As many Americans have yet to discover, lawns need not be synonymous with grass. In fact, considering the grass plant’s dependence on frequent mowing, watering and fertilizing, it’s surprising that more Americans haven’t adopted alternative lawns. After discovering the benefits of many of the idyllic alternative lawns like clover, sedges and moss, you may want to pass on run-of-the-mill grass.
Sedges are closely related to grass in the plant kingdom. In fact, it may be difficult to discern the difference between a sedge lawn and traditional grass lawn. Compared to turfgrass, sedges require minimal mowing, fertilizer and maintenance. BBG.org says that five sedges are worthy substitutes of traditional grass lawns: California Meadow sedge, catlin sedge, Pennsylvania sedge and Texas Hill Country sedge. Most sedges are evergreen and have shown incredible prowess in adapting to various environments. Mow sedge lawns in spring to extinguish the freeze burn of winter.
Buffalograss is indeed grass, however, this native prairie plant requires minimal maintenance in comparison to its demanding counterpart. To increase its density and resilience, OrganicGardening.com advises landscapers to mix buffalograss with blue grama. To cut through a dense lawn, you’ll need a machine that’s up for the task; Popular Mechanics suggests Husqvarna mowers , specifically the 7021R for its unadulterated power.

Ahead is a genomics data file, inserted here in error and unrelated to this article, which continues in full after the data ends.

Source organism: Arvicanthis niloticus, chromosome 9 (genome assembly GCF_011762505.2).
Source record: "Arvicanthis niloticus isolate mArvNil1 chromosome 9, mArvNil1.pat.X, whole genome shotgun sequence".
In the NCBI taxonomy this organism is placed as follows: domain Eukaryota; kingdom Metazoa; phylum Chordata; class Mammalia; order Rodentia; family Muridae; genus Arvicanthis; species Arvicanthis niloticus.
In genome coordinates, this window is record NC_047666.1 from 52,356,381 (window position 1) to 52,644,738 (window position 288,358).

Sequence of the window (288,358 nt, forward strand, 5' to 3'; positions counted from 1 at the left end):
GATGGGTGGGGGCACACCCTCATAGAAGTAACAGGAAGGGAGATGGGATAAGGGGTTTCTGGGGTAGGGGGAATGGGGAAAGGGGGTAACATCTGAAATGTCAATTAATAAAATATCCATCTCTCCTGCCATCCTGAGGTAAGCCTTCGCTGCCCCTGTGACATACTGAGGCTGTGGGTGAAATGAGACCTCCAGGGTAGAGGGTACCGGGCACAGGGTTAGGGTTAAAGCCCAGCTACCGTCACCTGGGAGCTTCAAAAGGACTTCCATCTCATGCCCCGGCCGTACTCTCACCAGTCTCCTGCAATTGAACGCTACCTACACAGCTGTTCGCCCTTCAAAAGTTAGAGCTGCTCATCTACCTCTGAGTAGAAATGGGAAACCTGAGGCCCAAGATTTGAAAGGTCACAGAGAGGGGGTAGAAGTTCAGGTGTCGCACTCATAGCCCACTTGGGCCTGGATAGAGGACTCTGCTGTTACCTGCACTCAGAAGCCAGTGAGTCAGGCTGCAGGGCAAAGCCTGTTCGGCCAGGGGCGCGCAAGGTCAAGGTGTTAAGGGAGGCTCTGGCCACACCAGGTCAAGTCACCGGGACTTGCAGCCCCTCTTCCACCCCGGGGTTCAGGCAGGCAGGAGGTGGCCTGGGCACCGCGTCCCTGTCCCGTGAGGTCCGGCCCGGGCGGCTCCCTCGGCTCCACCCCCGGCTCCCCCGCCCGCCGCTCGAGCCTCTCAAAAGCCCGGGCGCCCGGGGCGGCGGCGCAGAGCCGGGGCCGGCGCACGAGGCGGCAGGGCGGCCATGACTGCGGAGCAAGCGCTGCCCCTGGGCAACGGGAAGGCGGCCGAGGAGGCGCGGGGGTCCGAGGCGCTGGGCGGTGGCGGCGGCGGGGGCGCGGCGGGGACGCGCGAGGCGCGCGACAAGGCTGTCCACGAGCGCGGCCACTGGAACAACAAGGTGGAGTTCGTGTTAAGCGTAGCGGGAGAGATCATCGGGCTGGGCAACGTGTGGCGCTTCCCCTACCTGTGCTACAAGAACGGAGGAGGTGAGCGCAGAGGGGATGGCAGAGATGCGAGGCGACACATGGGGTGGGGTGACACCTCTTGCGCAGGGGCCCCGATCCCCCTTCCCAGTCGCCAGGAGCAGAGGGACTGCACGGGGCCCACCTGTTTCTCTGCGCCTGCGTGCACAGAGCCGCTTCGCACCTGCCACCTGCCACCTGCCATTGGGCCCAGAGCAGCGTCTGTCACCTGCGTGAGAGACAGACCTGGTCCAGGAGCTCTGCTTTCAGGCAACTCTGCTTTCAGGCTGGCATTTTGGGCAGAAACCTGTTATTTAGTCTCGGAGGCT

OrganicGardening.com also suggests that planting clover seeds in spring, when temperatures don’t dip below 40 degrees Fahrenheit, is best. Also, keep the clover hydrated during the germination period. Clover will remain verdant and green in drought-ridden summers while simultaneously resisting pet urine, as EarthEasy.com states. Bad soil can’t even inhibit the determined growth of clover. Out of all the types of clover, the perennial Dutch White Clover suits lawns best. It’s relatively low growing and functions as a great re-seeder when it flowers from March to early May.
A blanket of deep green, fuzzy moss makes for a charming lawn. There are a multitude of different moss species that vary in texture and appearance. OrganicGardening.com recommends that you plant the moss in spring after the final frost. Press plugs of moss heavily into moist soil, and hydrate the moss with a light watering every day for a minimal three weeks. If your lawn is often cloaked in shade, planting low-growing sheet moss or fern moss is a wise choice. One downside of moss is that it isn’t resistant to heavy foot traffic or animals. Install stepping stones to keep the lawn in superb shape. It’s also possible that the lawn may take a year or so to completely fill in.
The many variations of thyme form dense, attractive groundcover under the sun. OrganicLawnCare101.com suggests using a blanket of thyme for pathways. Thyme species’ small leaf foliage varies from vivid green to bluish or lavender and makes for a vibrant alternative to grass.